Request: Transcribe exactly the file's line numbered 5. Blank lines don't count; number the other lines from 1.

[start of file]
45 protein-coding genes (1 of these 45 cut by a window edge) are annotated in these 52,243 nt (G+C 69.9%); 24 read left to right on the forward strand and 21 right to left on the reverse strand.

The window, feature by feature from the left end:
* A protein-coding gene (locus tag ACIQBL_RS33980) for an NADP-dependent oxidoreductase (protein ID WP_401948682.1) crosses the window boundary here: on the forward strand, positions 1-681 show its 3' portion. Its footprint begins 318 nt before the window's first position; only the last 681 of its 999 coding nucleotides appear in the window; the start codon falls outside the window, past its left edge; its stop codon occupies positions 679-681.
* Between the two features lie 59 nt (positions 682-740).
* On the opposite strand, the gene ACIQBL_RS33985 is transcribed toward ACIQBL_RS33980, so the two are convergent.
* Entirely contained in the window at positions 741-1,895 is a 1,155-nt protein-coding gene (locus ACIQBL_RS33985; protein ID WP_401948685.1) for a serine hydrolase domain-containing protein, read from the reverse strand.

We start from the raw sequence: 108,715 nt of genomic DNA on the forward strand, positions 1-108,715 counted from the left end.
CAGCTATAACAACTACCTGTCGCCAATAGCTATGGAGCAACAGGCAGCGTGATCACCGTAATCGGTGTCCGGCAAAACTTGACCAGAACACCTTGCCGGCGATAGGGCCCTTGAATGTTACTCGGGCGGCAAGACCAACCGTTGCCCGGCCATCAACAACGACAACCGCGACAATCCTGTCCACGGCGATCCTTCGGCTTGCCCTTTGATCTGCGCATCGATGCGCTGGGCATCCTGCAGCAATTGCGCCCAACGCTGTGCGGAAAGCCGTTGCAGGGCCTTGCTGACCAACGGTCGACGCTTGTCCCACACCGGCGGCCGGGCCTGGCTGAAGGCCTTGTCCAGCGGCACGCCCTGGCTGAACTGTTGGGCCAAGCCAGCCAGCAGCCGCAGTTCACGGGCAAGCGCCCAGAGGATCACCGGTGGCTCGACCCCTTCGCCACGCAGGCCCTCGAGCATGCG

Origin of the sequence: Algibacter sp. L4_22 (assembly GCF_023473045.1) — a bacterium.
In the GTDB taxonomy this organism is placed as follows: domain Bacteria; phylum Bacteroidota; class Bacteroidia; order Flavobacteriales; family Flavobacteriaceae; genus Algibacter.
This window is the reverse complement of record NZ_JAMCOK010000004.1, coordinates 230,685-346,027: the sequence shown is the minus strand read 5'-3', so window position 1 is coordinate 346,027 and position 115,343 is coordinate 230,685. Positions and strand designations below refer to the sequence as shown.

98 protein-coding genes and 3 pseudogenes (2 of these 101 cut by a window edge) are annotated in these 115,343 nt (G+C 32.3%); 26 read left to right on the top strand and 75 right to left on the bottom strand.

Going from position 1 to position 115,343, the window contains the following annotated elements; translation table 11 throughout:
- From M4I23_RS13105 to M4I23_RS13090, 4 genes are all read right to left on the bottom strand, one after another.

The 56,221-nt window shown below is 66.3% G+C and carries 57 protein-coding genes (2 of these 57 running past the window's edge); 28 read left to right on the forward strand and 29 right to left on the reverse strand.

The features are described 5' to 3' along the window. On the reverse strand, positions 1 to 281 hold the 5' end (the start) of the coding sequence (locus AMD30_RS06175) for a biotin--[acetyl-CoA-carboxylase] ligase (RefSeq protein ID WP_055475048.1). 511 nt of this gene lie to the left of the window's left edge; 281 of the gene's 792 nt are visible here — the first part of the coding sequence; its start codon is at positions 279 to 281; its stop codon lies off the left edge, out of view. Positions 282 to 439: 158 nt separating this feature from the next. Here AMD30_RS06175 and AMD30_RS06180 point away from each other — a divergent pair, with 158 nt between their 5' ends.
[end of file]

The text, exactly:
* On the opposite strand, the gene ACIQBL_RS33985 is transcribed toward ACIQBL_RS33980, so the two are convergent.